If someone in the workplace is mistreated, their colleagues may respond with empathy — or with schadenfreude. The latter emotion, according to a new study by the University of Zurich, occurs primarily in highly competitive working environments, when one person’s misfortune facilitates another’s goals. Even worse, schadenfreude can be contagious. For this reason, it is worth establishing an inclusive working climate and team-based incentives.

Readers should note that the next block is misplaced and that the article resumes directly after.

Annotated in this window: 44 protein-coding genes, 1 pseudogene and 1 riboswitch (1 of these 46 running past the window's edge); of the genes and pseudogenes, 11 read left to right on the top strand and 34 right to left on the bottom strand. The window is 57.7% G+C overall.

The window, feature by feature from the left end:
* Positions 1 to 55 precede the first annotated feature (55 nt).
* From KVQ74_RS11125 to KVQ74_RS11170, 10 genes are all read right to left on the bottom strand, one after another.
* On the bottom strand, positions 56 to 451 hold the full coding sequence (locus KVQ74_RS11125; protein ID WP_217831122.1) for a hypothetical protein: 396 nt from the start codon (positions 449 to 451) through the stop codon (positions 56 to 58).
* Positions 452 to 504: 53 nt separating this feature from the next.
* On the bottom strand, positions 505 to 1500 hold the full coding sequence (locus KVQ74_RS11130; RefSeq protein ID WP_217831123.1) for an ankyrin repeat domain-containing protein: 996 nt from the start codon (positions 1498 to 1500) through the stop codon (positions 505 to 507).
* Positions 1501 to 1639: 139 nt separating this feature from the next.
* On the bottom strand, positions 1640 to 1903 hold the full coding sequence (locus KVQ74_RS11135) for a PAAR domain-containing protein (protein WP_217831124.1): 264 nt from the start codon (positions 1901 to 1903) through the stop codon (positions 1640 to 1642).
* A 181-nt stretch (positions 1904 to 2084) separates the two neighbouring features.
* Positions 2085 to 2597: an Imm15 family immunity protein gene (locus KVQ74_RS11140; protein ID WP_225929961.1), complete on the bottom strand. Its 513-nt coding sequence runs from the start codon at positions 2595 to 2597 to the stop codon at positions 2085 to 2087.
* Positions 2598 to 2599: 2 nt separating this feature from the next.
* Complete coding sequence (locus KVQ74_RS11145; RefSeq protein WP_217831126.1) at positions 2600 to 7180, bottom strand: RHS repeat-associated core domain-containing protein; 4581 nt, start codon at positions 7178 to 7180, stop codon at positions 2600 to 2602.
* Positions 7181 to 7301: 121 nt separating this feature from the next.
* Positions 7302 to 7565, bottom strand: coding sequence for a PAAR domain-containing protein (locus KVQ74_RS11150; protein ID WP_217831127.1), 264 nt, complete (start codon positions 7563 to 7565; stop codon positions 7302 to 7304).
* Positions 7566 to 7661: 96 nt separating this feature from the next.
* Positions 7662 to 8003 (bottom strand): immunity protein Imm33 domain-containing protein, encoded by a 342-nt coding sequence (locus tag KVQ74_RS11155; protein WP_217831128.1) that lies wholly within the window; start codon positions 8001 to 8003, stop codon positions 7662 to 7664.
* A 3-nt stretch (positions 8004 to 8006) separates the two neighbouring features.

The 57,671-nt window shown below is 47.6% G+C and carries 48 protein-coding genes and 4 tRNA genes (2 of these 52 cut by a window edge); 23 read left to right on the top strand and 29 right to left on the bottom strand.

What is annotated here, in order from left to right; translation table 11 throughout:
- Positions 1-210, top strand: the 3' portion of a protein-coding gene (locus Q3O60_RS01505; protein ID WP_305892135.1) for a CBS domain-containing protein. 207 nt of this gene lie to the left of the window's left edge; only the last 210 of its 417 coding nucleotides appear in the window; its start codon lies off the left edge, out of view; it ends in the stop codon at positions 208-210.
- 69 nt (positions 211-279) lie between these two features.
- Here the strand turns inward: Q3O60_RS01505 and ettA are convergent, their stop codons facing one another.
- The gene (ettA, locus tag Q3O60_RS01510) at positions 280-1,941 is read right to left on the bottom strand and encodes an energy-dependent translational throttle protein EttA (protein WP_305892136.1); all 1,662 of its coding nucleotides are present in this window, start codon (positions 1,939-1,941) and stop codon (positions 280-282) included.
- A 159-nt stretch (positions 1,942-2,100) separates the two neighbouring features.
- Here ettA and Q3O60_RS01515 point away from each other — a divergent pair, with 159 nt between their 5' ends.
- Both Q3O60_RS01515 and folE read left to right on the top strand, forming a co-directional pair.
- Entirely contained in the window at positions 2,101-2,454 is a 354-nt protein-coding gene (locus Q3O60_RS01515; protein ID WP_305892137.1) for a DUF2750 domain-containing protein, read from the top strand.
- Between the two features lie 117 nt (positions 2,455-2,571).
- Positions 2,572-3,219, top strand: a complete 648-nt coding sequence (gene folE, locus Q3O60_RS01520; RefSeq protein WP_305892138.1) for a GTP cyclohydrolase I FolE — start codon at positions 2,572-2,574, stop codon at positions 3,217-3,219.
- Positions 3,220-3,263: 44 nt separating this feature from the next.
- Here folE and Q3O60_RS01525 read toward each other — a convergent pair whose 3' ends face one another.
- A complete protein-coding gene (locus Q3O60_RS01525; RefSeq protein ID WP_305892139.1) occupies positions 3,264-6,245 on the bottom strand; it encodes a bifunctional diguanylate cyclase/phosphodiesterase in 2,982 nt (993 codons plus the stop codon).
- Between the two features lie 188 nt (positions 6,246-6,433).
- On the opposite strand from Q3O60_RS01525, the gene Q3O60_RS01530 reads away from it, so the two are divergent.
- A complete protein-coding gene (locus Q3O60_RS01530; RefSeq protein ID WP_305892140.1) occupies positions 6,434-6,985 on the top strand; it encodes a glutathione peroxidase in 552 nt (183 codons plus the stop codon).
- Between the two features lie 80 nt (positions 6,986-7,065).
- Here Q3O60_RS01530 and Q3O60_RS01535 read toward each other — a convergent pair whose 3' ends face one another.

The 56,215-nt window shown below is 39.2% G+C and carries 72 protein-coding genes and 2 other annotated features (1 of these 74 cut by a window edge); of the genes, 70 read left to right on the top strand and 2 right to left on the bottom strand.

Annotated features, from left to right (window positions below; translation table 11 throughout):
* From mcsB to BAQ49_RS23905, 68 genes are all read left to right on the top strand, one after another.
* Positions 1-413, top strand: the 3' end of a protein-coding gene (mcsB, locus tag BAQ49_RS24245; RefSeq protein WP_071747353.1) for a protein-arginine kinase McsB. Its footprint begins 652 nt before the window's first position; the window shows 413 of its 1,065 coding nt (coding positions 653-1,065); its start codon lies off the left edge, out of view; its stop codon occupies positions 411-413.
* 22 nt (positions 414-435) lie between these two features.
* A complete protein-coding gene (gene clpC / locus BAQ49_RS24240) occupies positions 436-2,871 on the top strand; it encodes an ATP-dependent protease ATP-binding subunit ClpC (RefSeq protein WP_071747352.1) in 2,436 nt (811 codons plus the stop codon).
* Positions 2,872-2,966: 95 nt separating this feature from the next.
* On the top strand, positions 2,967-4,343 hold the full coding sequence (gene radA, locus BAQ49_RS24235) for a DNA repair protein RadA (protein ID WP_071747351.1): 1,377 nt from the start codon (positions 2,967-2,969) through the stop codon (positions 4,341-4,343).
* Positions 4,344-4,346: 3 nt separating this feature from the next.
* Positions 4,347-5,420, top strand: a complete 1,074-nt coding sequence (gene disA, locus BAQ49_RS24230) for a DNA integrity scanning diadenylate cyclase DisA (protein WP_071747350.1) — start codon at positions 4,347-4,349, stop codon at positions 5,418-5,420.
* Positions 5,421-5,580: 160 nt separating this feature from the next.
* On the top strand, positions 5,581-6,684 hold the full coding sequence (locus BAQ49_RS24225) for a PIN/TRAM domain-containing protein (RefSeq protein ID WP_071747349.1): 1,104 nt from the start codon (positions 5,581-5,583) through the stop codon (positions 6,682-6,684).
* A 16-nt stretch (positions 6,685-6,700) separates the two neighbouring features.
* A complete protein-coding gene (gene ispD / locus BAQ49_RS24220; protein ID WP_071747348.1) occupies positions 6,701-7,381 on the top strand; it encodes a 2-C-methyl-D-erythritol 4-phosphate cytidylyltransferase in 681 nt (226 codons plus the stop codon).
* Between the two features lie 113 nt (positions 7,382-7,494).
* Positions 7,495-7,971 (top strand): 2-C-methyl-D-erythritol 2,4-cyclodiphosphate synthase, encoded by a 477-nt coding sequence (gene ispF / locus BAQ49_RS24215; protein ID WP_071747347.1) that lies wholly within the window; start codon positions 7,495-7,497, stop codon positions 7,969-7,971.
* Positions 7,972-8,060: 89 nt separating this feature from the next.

Most employees have heard of or witnessed a colleague being mistreated, talked over, or bullied. To date, most research on this subject argues that observers feel empathy toward victims and anger toward perpetrators. However, Jamie Gloor, business economist at UZH, believes that this view oversimplifies the complex nature of social dynamics. Together with colleagues from Shanghai Jiao Tong University and the National University of Singapore, she devoted her latest publication to the emergence, development, and behavioral consequences of schadenfreude — an emotion long discussed by philosophers as early as Aristotle but which modern organizational research has largely overlooked.